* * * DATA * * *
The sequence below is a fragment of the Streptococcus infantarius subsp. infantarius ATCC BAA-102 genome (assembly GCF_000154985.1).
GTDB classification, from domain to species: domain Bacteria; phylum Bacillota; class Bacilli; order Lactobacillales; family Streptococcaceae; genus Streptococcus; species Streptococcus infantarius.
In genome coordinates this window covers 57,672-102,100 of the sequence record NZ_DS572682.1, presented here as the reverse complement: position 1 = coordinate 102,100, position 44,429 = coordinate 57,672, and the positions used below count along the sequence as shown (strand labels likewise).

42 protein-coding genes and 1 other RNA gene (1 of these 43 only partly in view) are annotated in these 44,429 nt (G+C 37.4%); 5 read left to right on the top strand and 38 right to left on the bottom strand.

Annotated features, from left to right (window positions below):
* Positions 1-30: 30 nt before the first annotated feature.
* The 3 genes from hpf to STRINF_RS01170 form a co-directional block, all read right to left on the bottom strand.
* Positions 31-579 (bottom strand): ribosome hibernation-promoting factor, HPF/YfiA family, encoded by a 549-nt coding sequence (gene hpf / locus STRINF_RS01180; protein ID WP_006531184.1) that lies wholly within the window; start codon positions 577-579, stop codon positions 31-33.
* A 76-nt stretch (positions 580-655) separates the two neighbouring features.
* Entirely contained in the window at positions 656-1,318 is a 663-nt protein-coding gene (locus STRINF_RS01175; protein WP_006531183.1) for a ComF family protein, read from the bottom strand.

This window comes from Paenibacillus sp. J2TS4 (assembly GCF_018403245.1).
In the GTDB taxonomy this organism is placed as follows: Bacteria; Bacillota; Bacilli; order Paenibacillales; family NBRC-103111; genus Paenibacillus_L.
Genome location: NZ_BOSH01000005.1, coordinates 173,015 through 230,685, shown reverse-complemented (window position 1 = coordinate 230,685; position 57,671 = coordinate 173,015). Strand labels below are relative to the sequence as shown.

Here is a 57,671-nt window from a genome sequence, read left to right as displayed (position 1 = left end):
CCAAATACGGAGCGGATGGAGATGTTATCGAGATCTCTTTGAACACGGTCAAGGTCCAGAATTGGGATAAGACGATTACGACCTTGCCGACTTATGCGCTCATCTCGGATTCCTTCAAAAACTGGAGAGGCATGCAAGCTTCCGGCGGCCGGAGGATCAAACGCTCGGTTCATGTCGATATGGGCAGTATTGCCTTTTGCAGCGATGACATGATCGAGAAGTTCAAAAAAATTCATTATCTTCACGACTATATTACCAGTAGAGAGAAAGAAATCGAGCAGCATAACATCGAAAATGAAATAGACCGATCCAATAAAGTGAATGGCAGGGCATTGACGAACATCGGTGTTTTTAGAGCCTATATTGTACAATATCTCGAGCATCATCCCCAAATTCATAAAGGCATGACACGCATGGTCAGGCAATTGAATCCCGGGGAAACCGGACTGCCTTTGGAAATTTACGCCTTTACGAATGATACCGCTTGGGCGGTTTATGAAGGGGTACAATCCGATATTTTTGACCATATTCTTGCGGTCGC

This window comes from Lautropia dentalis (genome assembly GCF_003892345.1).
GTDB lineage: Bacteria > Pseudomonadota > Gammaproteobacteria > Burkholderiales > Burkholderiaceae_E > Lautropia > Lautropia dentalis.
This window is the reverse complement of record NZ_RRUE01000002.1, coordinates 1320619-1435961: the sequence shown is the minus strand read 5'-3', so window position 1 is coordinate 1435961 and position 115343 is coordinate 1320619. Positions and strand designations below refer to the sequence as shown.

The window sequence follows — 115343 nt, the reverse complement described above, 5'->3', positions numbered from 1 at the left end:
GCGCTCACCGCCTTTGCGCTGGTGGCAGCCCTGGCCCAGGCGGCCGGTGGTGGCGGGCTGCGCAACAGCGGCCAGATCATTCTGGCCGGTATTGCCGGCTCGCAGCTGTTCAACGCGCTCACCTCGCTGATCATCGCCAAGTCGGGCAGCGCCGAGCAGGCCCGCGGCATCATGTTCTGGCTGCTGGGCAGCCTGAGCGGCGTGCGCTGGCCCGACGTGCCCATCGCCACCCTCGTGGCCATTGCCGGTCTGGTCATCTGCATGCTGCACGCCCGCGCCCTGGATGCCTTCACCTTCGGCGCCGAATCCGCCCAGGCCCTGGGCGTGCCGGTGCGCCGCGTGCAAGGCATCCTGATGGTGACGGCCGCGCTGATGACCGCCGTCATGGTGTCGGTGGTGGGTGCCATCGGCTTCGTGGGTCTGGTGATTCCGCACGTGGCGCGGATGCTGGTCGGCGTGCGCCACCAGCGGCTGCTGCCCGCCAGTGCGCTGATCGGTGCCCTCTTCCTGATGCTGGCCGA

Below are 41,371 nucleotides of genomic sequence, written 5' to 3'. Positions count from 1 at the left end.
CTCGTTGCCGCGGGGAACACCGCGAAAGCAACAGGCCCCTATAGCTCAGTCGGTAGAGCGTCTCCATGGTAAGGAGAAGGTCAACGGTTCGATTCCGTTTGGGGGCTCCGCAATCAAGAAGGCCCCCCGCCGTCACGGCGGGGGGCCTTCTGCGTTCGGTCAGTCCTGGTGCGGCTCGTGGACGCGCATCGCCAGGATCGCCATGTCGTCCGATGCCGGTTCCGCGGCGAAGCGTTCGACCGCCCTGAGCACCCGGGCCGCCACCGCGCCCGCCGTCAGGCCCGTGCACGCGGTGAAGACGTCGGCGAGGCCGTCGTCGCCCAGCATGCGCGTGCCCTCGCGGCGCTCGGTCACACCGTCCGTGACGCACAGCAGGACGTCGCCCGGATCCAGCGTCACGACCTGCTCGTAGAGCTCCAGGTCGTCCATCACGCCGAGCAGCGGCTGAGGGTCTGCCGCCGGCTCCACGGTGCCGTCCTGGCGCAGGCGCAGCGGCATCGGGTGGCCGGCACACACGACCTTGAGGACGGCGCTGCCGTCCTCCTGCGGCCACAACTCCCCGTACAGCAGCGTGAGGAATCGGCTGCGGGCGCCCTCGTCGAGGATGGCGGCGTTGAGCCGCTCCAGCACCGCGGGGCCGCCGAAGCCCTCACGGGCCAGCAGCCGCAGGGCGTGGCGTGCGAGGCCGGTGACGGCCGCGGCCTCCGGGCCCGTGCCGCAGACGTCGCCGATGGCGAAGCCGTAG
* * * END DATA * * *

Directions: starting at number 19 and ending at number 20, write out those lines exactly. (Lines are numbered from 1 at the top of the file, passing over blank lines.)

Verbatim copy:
The window sequence follows — 115343 nt, the reverse complement described above, 5'->3', positions numbered from 1 at the left end:
GCGCTCACCGCCTTTGCGCTGGTGGCAGCCCTGGCCCAGGCGGCCGGTGGTGGCGGGCTGCGCAACAGCGGCCAGATCATTCTGGCCGGTATTGCCGGCTCGCAGCTGTTCAACGCGCTCACCTCGCTGATCATCGCCAAGTCGGGCAGCGCCGAGCAGGCCCGCGGCATCATGTTCTGGCTGCTGGGCAGCCTGAGCGGCGTGCGCTGGCCCGACGTGCCCATCGCCACCCTCGTGGCCATTGCCGGTCTGGTCATCTGCATGCTGCACGCCCGCGCCCTGGATGCCTTCACCTTCGGCGCCGAATCCGCCCAGGCCCTGGGCGTGCCGGTGCGCCGCGTGCAAGGCATCCTGATGGTGACGGCCGCGCTGATGACCGCCGTCATGGTGTCGGTGGTGGGTGCCATCGGCTTCGTGGGTCTGGTGATTCCGCACGTGGCGCGGATGCTGGTCGGCGTGCGCCACCAGCGGCTGCTGCCCGCCAGTGCGCTGATCGGTGCCCTCTTCCTGATGCTGGCCGA